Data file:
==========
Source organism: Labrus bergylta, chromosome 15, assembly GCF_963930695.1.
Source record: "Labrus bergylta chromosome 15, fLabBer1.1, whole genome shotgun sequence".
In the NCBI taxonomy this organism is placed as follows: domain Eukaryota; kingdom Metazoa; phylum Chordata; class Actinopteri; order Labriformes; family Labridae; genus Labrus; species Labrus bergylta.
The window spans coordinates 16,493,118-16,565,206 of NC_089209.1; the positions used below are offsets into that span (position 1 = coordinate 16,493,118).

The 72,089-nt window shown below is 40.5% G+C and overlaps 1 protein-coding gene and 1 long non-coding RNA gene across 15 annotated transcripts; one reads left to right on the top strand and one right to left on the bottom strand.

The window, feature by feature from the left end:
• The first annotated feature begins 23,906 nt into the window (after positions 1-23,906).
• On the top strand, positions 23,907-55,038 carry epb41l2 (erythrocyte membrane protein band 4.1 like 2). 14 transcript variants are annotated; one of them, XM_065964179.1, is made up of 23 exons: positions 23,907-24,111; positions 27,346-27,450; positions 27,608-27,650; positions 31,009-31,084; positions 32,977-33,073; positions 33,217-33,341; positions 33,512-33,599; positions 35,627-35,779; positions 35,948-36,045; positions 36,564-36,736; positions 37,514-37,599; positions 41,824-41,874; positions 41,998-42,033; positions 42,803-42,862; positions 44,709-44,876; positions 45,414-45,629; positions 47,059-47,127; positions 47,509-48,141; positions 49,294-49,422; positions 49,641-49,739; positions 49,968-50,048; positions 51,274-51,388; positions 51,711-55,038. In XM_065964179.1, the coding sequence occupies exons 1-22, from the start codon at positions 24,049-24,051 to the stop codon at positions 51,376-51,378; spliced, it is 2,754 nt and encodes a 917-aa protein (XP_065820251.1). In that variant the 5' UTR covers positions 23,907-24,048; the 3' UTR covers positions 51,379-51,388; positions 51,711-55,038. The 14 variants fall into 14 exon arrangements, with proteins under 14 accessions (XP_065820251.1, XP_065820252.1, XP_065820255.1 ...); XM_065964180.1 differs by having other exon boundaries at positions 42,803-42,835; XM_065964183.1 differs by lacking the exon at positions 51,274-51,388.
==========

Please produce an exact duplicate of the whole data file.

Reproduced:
Source organism: Labrus bergylta, chromosome 15, assembly GCF_963930695.1.
Source record: "Labrus bergylta chromosome 15, fLabBer1.1, whole genome shotgun sequence".
In the NCBI taxonomy this organism is placed as follows: domain Eukaryota; kingdom Metazoa; phylum Chordata; class Actinopteri; order Labriformes; family Labridae; genus Labrus; species Labrus bergylta.
The window spans coordinates 16,493,118-16,565,206 of NC_089209.1; the positions used below are offsets into that span (position 1 = coordinate 16,493,118).

The 72,089-nt window shown below is 40.5% G+C and overlaps 1 protein-coding gene and 1 long non-coding RNA gene across 15 annotated transcripts; one reads left to right on the top strand and one right to left on the bottom strand.

The window, feature by feature from the left end:
• The first annotated feature begins 23,906 nt into the window (after positions 1-23,906).
• On the top strand, positions 23,907-55,038 carry epb41l2 (erythrocyte membrane protein band 4.1 like 2). 14 transcript variants are annotated; one of them, XM_065964179.1, is made up of 23 exons: positions 23,907-24,111; positions 27,346-27,450; positions 27,608-27,650; positions 31,009-31,084; positions 32,977-33,073; positions 33,217-33,341; positions 33,512-33,599; positions 35,627-35,779; positions 35,948-36,045; positions 36,564-36,736; positions 37,514-37,599; positions 41,824-41,874; positions 41,998-42,033; positions 42,803-42,862; positions 44,709-44,876; positions 45,414-45,629; positions 47,059-47,127; positions 47,509-48,141; positions 49,294-49,422; positions 49,641-49,739; positions 49,968-50,048; positions 51,274-51,388; positions 51,711-55,038. In XM_065964179.1, the coding sequence occupies exons 1-22, from the start codon at positions 24,049-24,051 to the stop codon at positions 51,376-51,378; spliced, it is 2,754 nt and encodes a 917-aa protein (XP_065820251.1). In that variant the 5' UTR covers positions 23,907-24,048; the 3' UTR covers positions 51,379-51,388; positions 51,711-55,038. The 14 variants fall into 14 exon arrangements, with proteins under 14 accessions (XP_065820251.1, XP_065820252.1, XP_065820255.1 ...); XM_065964180.1 differs by having other exon boundaries at positions 42,803-42,835; XM_065964183.1 differs by lacking the exon at positions 51,274-51,388.